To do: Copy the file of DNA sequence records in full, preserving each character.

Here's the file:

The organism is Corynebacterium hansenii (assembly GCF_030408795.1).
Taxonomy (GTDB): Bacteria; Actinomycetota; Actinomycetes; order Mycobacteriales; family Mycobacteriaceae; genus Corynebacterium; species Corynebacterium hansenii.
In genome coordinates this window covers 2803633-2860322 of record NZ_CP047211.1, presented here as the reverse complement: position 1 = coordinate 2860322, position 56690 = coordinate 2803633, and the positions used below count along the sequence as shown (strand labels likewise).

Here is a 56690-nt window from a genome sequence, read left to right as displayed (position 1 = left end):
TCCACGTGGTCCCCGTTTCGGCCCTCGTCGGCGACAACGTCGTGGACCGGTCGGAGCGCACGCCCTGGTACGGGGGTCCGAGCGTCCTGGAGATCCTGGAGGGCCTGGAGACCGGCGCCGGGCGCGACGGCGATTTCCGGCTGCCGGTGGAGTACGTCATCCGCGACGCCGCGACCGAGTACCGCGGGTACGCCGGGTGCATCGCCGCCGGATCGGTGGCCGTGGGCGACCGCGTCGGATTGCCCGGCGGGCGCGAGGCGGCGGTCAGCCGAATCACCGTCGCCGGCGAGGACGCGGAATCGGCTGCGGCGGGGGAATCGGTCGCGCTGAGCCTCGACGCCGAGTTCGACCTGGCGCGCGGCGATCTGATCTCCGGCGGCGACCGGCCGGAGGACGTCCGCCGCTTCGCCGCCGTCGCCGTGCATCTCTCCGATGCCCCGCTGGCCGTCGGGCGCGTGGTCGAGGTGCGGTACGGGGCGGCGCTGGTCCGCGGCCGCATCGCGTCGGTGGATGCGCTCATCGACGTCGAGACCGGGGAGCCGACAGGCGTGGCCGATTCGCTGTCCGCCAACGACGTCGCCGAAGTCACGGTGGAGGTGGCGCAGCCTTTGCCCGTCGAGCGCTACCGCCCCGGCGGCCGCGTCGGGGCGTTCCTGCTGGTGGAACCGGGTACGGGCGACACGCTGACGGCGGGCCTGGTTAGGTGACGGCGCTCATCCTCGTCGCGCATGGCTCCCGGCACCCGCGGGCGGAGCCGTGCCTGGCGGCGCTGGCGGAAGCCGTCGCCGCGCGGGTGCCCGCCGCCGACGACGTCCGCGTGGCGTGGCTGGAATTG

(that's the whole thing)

The organism is Corynebacterium hansenii (assembly GCF_030408795.1).
Taxonomy (GTDB): Bacteria; Actinomycetota; Actinomycetes; order Mycobacteriales; family Mycobacteriaceae; genus Corynebacterium; species Corynebacterium hansenii.
In genome coordinates this window covers 2803633-2860322 of record NZ_CP047211.1, presented here as the reverse complement: position 1 = coordinate 2860322, position 56690 = coordinate 2803633, and the positions used below count along the sequence as shown (strand labels likewise).

Here is a 56690-nt window from a genome sequence, read left to right as displayed (position 1 = left end):
TCCACGTGGTCCCCGTTTCGGCCCTCGTCGGCGACAACGTCGTGGACCGGTCGGAGCGCACGCCCTGGTACGGGGGTCCGAGCGTCCTGGAGATCCTGGAGGGCCTGGAGACCGGCGCCGGGCGCGACGGCGATTTCCGGCTGCCGGTGGAGTACGTCATCCGCGACGCCGCGACCGAGTACCGCGGGTACGCCGGGTGCATCGCCGCCGGATCGGTGGCCGTGGGCGACCGCGTCGGATTGCCCGGCGGGCGCGAGGCGGCGGTCAGCCGAATCACCGTCGCCGGCGAGGACGCGGAATCGGCTGCGGCGGGGGAATCGGTCGCGCTGAGCCTCGACGCCGAGTTCGACCTGGCGCGCGGCGATCTGATCTCCGGCGGCGACCGGCCGGAGGACGTCCGCCGCTTCGCCGCCGTCGCCGTGCATCTCTCCGATGCCCCGCTGGCCGTCGGGCGCGTGGTCGAGGTGCGGTACGGGGCGGCGCTGGTCCGCGGCCGCATCGCGTCGGTGGATGCGCTCATCGACGTCGAGACCGGGGAGCCGACAGGCGTGGCCGATTCGCTGTCCGCCAACGACGTCGCCGAAGTCACGGTGGAGGTGGCGCAGCCTTTGCCCGTCGAGCGCTACCGCCCCGGCGGCCGCGTCGGGGCGTTCCTGCTGGTGGAACCGGGTACGGGCGACACGCTGACGGCGGGCCTGGTTAGGTGACGGCGCTCATCCTCGTCGCGCATGGCTCCCGGCACCCGCGGGCGGAGCCGTGCCTGGCGGCGCTGGCGGAAGCCGTCGCCGCGCGGGTGCCCGCCGCCGACGACGTCCGCGTGGCGTGGCTGGAATTG